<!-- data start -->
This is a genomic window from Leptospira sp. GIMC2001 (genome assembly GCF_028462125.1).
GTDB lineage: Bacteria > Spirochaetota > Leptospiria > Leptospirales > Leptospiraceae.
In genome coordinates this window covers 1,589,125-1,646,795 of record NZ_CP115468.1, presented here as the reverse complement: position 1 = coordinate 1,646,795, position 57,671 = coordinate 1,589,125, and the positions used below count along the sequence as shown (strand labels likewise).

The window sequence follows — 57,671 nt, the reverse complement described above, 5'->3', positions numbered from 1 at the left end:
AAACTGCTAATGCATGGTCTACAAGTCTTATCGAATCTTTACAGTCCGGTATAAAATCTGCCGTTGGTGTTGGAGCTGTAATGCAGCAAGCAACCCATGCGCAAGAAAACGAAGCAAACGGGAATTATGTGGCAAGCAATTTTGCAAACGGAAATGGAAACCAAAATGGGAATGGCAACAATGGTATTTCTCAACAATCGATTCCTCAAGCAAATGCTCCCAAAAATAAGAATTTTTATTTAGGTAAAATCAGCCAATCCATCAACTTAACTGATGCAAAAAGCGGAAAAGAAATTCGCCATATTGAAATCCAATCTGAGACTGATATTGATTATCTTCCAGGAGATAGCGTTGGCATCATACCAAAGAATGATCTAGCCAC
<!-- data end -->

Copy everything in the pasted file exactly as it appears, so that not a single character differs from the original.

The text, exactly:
This is a genomic window from Leptospira sp. GIMC2001 (genome assembly GCF_028462125.1).
GTDB lineage: Bacteria > Spirochaetota > Leptospiria > Leptospirales > Leptospiraceae.
In genome coordinates this window covers 1,589,125-1,646,795 of record NZ_CP115468.1, presented here as the reverse complement: position 1 = coordinate 1,646,795, position 57,671 = coordinate 1,589,125, and the positions used below count along the sequence as shown (strand labels likewise).

The window sequence follows — 57,671 nt, the reverse complement described above, 5'->3', positions numbered from 1 at the left end:
AAACTGCTAATGCATGGTCTACAAGTCTTATCGAATCTTTACAGTCCGGTATAAAATCTGCCGTTGGTGTTGGAGCTGTAATGCAGCAAGCAACCCATGCGCAAGAAAACGAAGCAAACGGGAATTATGTGGCAAGCAATTTTGCAAACGGAAATGGAAACCAAAATGGGAATGGCAACAATGGTATTTCTCAACAATCGATTCCTCAAGCAAATGCTCCCAAAAATAAGAATTTTTATTTAGGTAAAATCAGCCAATCCATCAACTTAACTGATGCAAAAAGCGGAAAAGAAATTCGCCATATTGAAATCCAATCTGAGACTGATATTGATTATCTTCCAGGAGATAGCGTTGGCATCATACCAAAGAATGATCTAGCCAC